The airgun is not only great for training purposes, but also fun for shooting small varmints. It is a semiautomatic, so it would also be a great tool to run deer and other pests out of your garden. It would sting them enough to make them leave but not cause any long-lasting damage.

Carrying the name of the company’s shooting team captain and 2016 world speed-shooting champion, these two fine SIG Sauer Max Michel handguns make an excellent pair. The .45 is on the left, and the BB pistol is on the right.

Carrying the name of the company’s shooting team captain and 2016 world speed-shooting champion, these two fine SIG Sauer Max Michel handguns make an excellent pair. The .45 is on the left, and the BB pistol is on the right.

As with all SIG semiautos I have tested, the .45 is a great pistol. And once again, I think that in developing the airgun to go along with it, SIG has come up with a great training tool.

So there you have it – several really good reasons to buy two guns instead of just one. Tell your spouse that I said so, and let me know how that goes! ASJ

Posted in Product Reviews Tagged with: , , , , , ,

June 23rd, 2016 by jhines

That’s Rubber Bands


What happens if you wrap a Ruger SR1911 pistol with Rubber Bands? How many rubber bands will it take to cause the 1911 pistol to malfunction? Is one rubber band powerful enough to stop the slide from functioning properly? Will this create an over pressure situation and kaboom the 1911 pistol? This has been suggested by viewers on multiple occasions and seemed like a fun video to do! This is a wacky function test.

Video Transcript

Alrght dudes yo this is mattv2099 here I am back in 2016 this is the first video I will create at my new compound, and this year is the year of the clipteen nineteen-eleven brand glock

We are fortunate enough to have a limited-edition vickers tactical ruger SR1911 So this video here is to commemorate Larry vickers and his firearms channel, which was without question the fastest-growing youtube firearms channel in the last year from shotshow to shotshow. Without question. (Even if I can think of three or four channels that grew faster). So we’re gonna take out Larrys vickers tactical 1911 (see that. It’s a limited edition from Ruger). Last year we did the glock rubber band video, which was an outrageous hit because of how dangerous of an operation it was. Everyone thought that I should’ve engaged the safety, that they should take my guns, it was just the most insane operation ever to be conducted, operationally. Smithsonian-level operation. So this year we’re gonna recreate that operation even more dangerous because we’re using a 1911-brand glock.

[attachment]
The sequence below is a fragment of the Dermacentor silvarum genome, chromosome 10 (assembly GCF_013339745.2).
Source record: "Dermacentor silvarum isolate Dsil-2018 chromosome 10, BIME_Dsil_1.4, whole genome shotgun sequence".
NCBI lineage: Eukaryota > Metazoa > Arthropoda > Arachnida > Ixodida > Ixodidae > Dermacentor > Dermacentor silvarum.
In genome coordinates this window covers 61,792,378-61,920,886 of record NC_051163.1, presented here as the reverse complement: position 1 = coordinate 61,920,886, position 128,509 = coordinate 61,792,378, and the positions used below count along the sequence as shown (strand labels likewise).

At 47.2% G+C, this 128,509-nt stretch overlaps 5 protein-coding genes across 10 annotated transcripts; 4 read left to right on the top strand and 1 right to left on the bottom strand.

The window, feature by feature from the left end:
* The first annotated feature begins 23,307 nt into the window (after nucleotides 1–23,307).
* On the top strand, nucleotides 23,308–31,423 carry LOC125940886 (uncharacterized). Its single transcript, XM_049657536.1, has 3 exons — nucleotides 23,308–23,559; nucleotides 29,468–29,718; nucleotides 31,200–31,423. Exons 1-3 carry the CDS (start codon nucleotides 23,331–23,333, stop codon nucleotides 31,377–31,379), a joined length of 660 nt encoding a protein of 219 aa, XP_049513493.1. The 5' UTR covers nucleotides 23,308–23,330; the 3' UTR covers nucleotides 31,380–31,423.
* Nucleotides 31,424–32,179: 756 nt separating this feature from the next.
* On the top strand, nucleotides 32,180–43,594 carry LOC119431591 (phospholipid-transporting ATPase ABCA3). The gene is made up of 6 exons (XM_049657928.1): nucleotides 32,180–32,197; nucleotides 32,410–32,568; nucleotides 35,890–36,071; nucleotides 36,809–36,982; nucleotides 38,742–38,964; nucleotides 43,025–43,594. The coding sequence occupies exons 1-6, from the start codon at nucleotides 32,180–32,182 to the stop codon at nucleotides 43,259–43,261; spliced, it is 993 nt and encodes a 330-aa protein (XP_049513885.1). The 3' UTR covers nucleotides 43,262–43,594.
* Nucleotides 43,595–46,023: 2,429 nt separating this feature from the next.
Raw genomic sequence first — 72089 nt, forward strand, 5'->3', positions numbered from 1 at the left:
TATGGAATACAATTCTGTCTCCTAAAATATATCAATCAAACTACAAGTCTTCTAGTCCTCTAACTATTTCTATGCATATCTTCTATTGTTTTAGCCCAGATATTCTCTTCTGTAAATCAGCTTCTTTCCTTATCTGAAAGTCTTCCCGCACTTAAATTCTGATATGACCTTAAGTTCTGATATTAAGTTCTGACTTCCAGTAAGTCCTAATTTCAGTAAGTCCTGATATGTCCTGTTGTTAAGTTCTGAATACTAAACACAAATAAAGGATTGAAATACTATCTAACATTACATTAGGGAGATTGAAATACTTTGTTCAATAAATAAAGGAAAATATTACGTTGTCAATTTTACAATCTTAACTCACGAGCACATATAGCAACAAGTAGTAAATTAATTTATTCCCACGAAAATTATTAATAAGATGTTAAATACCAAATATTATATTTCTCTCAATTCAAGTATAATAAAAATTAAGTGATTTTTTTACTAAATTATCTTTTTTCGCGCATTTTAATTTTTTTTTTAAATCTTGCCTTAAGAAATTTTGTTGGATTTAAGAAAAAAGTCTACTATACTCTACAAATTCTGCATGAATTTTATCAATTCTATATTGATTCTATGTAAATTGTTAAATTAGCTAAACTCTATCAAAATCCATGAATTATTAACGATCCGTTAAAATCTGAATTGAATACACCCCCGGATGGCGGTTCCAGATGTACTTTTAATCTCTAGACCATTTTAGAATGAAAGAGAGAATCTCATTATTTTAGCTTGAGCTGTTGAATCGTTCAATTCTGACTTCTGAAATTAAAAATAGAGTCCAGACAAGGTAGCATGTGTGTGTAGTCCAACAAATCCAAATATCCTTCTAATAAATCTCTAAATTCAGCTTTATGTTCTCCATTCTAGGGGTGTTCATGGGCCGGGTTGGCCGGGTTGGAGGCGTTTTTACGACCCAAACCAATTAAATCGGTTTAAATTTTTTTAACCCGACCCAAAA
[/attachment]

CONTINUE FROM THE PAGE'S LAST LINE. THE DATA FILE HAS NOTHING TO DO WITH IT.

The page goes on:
In order to commemorate this operation, I’m going to present Larry with a custom limited edition Matv2099 postcard and I sent him a letter, here. Youtube operator’s a real operator.

First thing you wanna do any time you gotta operate a firearm is you gotta lube that firearmazine. We’re gonna do that real quick. Looks like we’re put together all properly. Yep looks all good. So we’re gonna use the Vicar’s Tactical Inc favorite gun oil here. Got some of this here Crisco clean. Yep just gonna put this on here. Just liberally wipe that thing down. Crisco clean. All over the outside, that’s all that really matters, we’re tryin’ to make it shiny, look cool. Don’t care how well it operates.

I’m gonna show you a couple of the Vicar’s Tactical features: First is the uh, custom engraving ‘Vicker’s tactical’ and ‘Limited edition’ on both sides. We have mil-spec grips. The magwell has deep machining grooves in it, so if your hands are bound you can saw your way through any rope. That’s a special operator’s trick. So that’s pretty much it. Other than that it’s just a regular SR1911 Ruger. We are fully-loaded, we have mil-spec ammo, mil-spec rubber bands, and a mil-spec knife just in case the operation goes bad.